African violets can be somewhat picky about their care, so some gardeners avoid these finicky plants. Despite their difficult reputation, these beauties are still some of the most popular houseplants around. They have a compact size, and when properly cared for, they can bloom several times a year, adding a touch of color to even the drabbest room. If you’ve decided to try growing African violets indoors, check out the following tips to ensure you’re doing it right. With the right care, these beautiful plants can be a breeze to care for.
African Violets Care Overview
- African violets are particular in their care, and deviating can lead to issues.
- Keep them in bright but indirect light. They enjoy lots of light, but should be kept out of the most intense of the sun’s rays.
- Water when the soil is dry to the touch on the top inch or so. They like moist soil but should never sit in soaked soil.
- Be careful not to get water on the leaves when watering. They are very susceptible to leaf spots.
- Keep up with pruning dead or dying pieces of the plant. Leaving this to stand can lead to rotting issues.
- Keep the plant in a warm area away from any drafts or sources of large temperature changes.
African Violet Varieties
African violets come in a large number of varieties, many of which display differing colors and aesthetic characteristics. In general, the care for most varieties will be about the same, so you can pick the one that appeals to you the most. Here are a couple of popular ones you might encounter.
This violet features dark purple flowers that gradually turn pinkish towards the edges. This is an excellent, compact variety that works well as a decorative plant in a small container.
This varieties’ leaves take on a more blue appearance separating it from the more standard purples. This plant does well in partial shade, and is an easy variety to grow indoors.
As its name implies, this variety features striking white leaves with a bright yellow center. This gives the plant a unique look and makes it stand out among many of the other varieties.
The best container for an African violet is one that is just big enough for the plant. African violets prefer to be somewhat root-bound, so if they are in a pot that is too large, the plant likely won’t bloom as often or at all. Most African violets are small, so a 6” clay pot is a good choice. The clay material also provides some water wicking properties which help with overwatering. In any case, be sure the container has drainage holes as well to avoid waterlogged soil.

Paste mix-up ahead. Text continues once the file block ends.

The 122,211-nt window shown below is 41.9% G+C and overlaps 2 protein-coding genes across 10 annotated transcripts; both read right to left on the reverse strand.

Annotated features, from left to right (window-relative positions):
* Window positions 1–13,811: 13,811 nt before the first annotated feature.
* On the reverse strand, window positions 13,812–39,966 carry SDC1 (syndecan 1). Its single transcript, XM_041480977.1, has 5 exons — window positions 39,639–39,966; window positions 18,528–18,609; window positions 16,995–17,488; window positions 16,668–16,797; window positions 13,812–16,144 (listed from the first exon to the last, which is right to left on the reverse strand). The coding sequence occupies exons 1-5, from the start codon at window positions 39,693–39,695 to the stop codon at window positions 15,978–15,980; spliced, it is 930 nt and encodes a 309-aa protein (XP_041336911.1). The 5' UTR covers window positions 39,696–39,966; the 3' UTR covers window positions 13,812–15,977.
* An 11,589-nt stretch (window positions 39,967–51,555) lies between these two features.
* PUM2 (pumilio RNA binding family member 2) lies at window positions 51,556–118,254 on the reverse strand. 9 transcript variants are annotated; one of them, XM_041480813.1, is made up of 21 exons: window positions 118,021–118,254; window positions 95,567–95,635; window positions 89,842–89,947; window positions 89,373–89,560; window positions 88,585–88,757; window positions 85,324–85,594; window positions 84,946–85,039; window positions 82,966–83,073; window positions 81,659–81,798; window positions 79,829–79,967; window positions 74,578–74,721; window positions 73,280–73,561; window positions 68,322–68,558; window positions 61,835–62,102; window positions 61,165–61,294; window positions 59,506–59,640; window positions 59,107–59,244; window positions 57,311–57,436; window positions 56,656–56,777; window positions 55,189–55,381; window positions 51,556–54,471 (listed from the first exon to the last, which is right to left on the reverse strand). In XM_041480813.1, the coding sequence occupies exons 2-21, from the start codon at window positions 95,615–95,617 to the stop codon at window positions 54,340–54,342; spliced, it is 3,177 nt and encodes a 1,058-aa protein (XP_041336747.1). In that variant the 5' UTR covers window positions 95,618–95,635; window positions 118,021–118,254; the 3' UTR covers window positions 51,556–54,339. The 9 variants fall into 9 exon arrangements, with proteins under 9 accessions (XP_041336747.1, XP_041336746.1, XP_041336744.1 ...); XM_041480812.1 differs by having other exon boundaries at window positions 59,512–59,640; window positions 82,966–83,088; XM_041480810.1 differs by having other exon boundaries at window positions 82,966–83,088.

A well-draining potting mix is fine for African violets, though a specialized blend may be a better option for this picky plant. You can make your own African violet soil using 1 part each of perlite and vermiculite and 2 parts peat moss.
The perlite holds onto the moisture without becoming waterlogged while the vermiculite maintains the sterile conditions and retains nutrients. Peat moss boosts acidity, absorbs moisture, and preserves those nutrients. Unfortunately, peat moss is harvested from peat bogs and is slow to replenish, so coconut coir or wood fiber are more eco-friendly choices and offer the same benefits to your African violet.
For those looking for the easiest route though, most commercial potting soils will do just fine. Make sure to go with one that is loose and well draining.
When growing African violets indoors, placing them near a south- or west-facing window is best. In these areas, the plant will get plenty of bright light, as long as there is a curtain or shade to reduce the harshness of those sunbeams. African Violets like a lot of bright light, but should be protected from being directly in the most intense of the sun’s light.
If you notice light green or bleached leaves, too much light is hitting the plant, while dark leaves and leggy stems indicate too little light. Many gardeners opt to use primarily grow lights when growing African violets. This gives them much more control over the light, and reduces the risk of sun related damage.
African violets prefer minimal soil moisture, though they don’t like to dry out completely. When watering these finicky plants, use tepid water and aim for the base of the plant.
Avoid splashing the leaves when watering, or you risk damage and foliar spots, often simply referred to as leaf spots. Only water an African violet when the soil feels almost dry, and do not overwater. Root rot is a common problem with this plant, so limited moisture is best.
Temperature and Humidity
An African violet will thrive at temperatures between 65 and 70 degrees Fahrenheit, though some varieties are more tolerant to cooler temperatures. Regardless of the type in your home, keep it away from furnace or air conditioner vents and drafty windows. These can lead to large temperature swings and can damage your plant.
African violets do like a bit of humidity, so simple steps like a pebble tray are great options. For more tips on increasing humidity, check out our article that goes in depth with several techniques.